A Buddhist funeral can be complex and hectic from the perspective of a funeral services provider, but for the bereaved family, it could even be highly shocking and overwhelming.
#1 Funeral wake requires strong coordination between various parties involved
Compared to Christian or Catholic funerals, A traditional Buddhist and Taoist funerals are generally more complex logistically, given their ritualistic nature. As such, the typical set-up usually involves many third parties. These individuals each have a clear agenda to fulfill throughout the funeral scene. Thus it could be rather chaotic as they swiftly fulfill their roles while waiting for the deceased to arrive at the void deck. Some families may decide to do away with some standard practices, or procedure leading up to the prayer can be done in a very simplistic touch. However the third parties continue to work with one another to quickly prepare what was necessary on the following procedures till the final day of the funeral wake.
#2 A lot of preparation work is needed behind-the-scenes
For Buddhist Funerals, the deceased’s body and the coffin may come separately. This is because other items may have to be added into the coffin before the body can be en-coffin, and because of the Buddhist belief that the coffin should only be opened once. As such, before the deceased and coffin arrive at the void deck, for efficiency’s sake later on, it is important to start preparing these items first. This could be cutting open packets of incense and wood chippings in advance, or asking for a few outfits from the bereaved family. It is also important to note the nature of the items.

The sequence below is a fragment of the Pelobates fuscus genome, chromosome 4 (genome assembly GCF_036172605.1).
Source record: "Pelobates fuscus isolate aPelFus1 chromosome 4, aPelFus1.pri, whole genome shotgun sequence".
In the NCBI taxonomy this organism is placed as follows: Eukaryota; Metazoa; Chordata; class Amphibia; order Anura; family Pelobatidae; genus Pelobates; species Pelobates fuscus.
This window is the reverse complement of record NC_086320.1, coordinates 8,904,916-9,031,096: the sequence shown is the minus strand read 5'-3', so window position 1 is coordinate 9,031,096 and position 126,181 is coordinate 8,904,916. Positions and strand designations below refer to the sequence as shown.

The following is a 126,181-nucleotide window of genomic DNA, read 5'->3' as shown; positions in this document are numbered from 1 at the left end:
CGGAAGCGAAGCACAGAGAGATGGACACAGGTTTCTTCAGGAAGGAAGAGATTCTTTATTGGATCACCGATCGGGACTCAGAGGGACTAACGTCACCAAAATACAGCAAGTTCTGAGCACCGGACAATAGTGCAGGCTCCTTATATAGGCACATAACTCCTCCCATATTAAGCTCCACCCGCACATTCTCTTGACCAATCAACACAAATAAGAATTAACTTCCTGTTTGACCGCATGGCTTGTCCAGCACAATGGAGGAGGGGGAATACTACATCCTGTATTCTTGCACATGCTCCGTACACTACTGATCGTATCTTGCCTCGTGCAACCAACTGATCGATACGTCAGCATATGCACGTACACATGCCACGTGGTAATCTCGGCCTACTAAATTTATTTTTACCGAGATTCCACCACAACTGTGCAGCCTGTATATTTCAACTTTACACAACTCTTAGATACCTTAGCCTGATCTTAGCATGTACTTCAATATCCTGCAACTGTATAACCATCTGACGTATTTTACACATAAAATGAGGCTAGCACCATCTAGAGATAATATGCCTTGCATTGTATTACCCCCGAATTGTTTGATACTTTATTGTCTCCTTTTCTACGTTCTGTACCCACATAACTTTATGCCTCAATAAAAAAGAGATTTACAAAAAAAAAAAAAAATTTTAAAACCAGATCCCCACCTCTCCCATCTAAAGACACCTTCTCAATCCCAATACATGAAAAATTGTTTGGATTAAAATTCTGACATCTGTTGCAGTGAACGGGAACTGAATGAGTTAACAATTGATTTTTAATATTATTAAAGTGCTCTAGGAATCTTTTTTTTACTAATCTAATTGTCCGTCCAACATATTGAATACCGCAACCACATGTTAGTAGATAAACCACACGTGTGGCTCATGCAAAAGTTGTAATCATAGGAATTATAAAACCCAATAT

#3 Sequencing procedures are extremely important
For rituals, the beauty and complexity appear to lie in the small details. This could come in the form of table arrangements for the offerings, whereby the sequence of how the food items are placed is important. These items would also be used on the final day of the wake, where the eldest son would be offering them to the deceased. With that said, the order whereby offerings are made is also important. The beverage needs to be offered first, followed by the rice, the fruits, then the Chinese fortunate cake and steamed bun.
This order is also crucial during the en-coffining process. As the deceased would be placed in the coffin with his / her outfits, as well as other religious items (i.e. incense, cedar wood, pillow, cotton wool, yellow blanket and white pearl etc.), it is also important to take note how and when these items are respectively placed into the coffin. After the numerous layers of items and the body are placed into the coffin, the Lotus Blanket was then used to cover the body, tying everything together.This gives the whole ritual a sense of completion, before final touches are added.
#4 The funeral is for both the dead and living
As much as a funeral is to celebrate and commemorate the deceased, Due to the ritualistic nature of the funeral and perhaps also the sudden departure of their loved ones, the bereaved family could be highly confused and sensitive. As such, Singapore funeral services providers should be more careful, forgiving and attentive when conversing with them. This could be as simple as letting them know what to expect and prepare, or could be as complicated as injecting a personal touch in the services provided. Priorities eventually become more slanted towards the deceased, ensuring that the entire procedure flows smoothly. In the process, they may neglect the bereaved family’s feelings and opinions, which would definitely be problematic. As the bereaved family would always be watching as we are working,